The election comes at a pivotal moment for Finland on the world stage, with the country set soon to join NATO as its neighbor, Russia, invades Ukraine. Here’s what you need to know about Marin’s loss, her successor and what that means for Finland’s place in Europe.
As Marin congratulated election winners Sunday, she noted that the race was not a complete loss for her party, which gained more votes and more seats than in the last election four years ago. “It’s a really good achievement, even though I didn’t finish first today,” she said. “Democracy has spoken, the Finnish people have cast their vote, and the celebration of democracy is always a wonderful thing.”
Marin became the world’s youngest sitting national leader when she was elected at age 34 in 2019, with many hailing her as a beacon for hope in a world governed mostly by older men. Marin garnered praise at home and abroad for her support for Ukraine amid Russia’s invasion, her handling of the coronavirus pandemic and leading the country’s pivot toward NATO.
She has, however, faced criticism on the economic front, with critics blaming her for a rise in Finland’s public debt and climbing inflation.
Sexism and ageism also made her a target, analysts say. In August, political opponents berated Marin after videos surfaced of her at a party amid the country’s economic crisis. Some blasted her behavior as unprofessional, while others demanded she take a drug test, which came back negative. Many of her supporters, however, posted videos of themselves dancing in solidarity.
Who is Marin’s successor?
National Coalition Party leader Petteri Orpo is expected to become the country’s prime minister. In Finland, the winning party traditionally forms a coalition to obtain a majority. In this case, Orpo could lean toward the right and work with the Finns Party, or toward the center left.
Orpo, 53, called the election result a “great victory” and said his party would “start negotiating a government.” But there is no firm deadline for the formation of a new government, said Teivo Teivainen, a professor of world politics at the University of Helsinki, noting that politicians would work for “as long as it takes” and that, at this point, it is hard to say “what kind of government coalition we will get.”
Teivainen said Orpo’s “gray public image” is a stark contrast to Marin’s, prompting some voters to consider him a more “serious” person to solve the nation’s economic woes.
Teivainen noted Marin still remained popular in the country after four years — a rarity in Finnish politics. “She’s been more of an asset than a burden,” he said.
Orpo, who served as Finland’s finance minister from 2016 to 2019, has campaigned to prioritize the Finnish economy as the nation grapples with rising inflation and a cost-of-living crisis. “We want to put Finland’s economy in order,” his website pledged.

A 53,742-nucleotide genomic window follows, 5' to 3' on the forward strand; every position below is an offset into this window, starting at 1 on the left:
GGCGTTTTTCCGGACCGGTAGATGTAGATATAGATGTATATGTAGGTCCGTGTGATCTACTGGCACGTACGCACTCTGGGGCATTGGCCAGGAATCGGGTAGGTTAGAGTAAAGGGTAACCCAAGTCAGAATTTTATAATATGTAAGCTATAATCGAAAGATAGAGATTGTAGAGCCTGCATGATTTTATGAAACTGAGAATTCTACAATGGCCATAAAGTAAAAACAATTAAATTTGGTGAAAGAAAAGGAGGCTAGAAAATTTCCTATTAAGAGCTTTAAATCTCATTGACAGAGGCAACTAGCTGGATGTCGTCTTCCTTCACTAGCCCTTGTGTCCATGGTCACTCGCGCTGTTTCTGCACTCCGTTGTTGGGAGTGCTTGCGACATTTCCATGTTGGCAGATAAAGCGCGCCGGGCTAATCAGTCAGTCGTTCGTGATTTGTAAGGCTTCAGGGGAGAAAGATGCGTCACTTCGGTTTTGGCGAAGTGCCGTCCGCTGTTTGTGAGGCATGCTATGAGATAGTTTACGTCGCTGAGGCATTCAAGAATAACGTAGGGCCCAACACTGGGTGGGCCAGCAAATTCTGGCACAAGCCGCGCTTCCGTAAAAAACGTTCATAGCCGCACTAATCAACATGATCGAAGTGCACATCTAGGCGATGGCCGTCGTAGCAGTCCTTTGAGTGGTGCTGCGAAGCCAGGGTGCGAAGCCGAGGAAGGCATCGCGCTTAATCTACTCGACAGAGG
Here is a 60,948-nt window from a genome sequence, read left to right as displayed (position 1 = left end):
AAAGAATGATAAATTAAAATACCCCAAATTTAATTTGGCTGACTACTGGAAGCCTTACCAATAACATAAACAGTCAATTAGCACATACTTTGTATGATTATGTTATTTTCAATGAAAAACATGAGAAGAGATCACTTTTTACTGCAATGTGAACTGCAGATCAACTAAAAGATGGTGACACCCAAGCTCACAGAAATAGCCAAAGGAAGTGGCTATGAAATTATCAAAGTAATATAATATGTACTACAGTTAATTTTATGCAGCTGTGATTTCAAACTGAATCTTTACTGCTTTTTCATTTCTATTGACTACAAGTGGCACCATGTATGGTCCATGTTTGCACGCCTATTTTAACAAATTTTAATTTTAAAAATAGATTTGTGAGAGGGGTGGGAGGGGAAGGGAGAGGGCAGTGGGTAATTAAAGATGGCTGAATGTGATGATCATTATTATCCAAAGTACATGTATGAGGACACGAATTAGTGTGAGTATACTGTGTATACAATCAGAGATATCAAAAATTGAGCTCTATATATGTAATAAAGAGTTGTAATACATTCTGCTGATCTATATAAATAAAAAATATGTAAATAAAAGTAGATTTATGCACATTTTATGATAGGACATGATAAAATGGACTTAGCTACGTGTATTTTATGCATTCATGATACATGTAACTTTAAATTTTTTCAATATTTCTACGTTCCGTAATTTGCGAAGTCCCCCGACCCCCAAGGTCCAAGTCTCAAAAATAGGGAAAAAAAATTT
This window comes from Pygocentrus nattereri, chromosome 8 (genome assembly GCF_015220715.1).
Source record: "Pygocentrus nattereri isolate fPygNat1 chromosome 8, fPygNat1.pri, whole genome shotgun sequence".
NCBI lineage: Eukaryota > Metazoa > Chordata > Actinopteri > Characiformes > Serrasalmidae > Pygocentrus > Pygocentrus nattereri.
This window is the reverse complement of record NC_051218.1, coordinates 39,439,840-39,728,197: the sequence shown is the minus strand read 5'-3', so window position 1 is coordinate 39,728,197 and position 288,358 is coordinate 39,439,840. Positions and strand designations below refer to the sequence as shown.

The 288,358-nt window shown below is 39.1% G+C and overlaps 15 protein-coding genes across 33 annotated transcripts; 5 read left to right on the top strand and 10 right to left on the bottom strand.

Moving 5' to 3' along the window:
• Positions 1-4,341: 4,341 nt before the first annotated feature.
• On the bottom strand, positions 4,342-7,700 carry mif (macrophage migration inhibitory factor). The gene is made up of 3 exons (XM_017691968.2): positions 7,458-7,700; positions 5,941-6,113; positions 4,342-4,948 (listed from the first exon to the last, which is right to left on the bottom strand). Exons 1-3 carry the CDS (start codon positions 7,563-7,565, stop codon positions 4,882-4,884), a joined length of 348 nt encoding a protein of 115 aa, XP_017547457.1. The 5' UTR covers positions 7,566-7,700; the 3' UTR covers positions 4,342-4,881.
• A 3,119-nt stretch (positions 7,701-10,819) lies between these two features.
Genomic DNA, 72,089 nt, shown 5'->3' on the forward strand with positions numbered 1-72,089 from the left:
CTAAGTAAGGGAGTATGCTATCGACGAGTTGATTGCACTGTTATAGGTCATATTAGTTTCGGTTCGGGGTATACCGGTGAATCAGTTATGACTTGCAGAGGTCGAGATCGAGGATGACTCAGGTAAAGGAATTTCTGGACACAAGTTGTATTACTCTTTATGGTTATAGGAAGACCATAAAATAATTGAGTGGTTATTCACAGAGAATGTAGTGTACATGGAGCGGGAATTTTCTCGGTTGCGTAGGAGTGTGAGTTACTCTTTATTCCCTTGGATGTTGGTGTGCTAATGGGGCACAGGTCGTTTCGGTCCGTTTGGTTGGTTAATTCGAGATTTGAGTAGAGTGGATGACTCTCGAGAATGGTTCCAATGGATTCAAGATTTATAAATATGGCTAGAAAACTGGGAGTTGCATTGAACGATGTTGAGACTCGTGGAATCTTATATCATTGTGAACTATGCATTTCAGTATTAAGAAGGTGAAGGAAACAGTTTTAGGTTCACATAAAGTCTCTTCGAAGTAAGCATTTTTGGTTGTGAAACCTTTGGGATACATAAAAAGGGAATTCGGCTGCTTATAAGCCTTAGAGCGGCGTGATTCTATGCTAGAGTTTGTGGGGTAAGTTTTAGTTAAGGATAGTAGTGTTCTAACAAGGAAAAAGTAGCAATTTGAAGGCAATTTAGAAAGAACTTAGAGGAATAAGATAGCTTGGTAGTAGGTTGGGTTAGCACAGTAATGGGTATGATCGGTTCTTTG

A populist party won big. How?
The Finns Party, which campaigned for a hard line on immigration and wants Finland to eventually leave the European Union, came second in Sunday’s election. Orpo has said that his party is open to working with the Finns, the Associated Press reported.
Teivainen said the success of the Finns Party, led by Riikka Purra, was not surprising. The party has been strong for the past decade and has in recent years gained popularity among younger voters particularly through use of TikTok. Purra said Sunday that the win was the party’s “best election result ever.”
“Among young people, it is the party with the biggest number of supporters,” Teivainen said. He added that while many younger people do not necessarily agree with the party’s policies on migration and race, many believe it produces “cool TikTok videos.”
What happens with Finland, NATO and Ukraine?
Sunday’s election comes as Finland edges closer to joining NATO, a move that will mark the end of the country’s decades-long tradition of military neutrality.
NATO Secretary General Jens Stoltenberg said on Monday that Finland will officially join the security alliance on Tuesday. By becoming a member, Finland will help remake European security, doubling NATO’s land border with Russia and bringing the full force of the alliance to Europe’s far north.
A new government is not likely to change that, Teivainen said.
On Sunday, Orpo was quick to stress that Finland’s support for Ukraine would not dwindle under his leadership.
“First to Ukraine: we stand by you, with you,” Orpo told the Associated Press at his party’s victory event. “We cannot accept this terrible war. And we will do all that is needed to help Ukraine, Ukrainian people because they fight for us. This is clear.”
Orpo also had a message for Russian President Vladimir Putin: “go away from Ukraine because you will lose.”
Emily Rauhala, Annabelle Timsit and Kareem Fahim contributed to this report.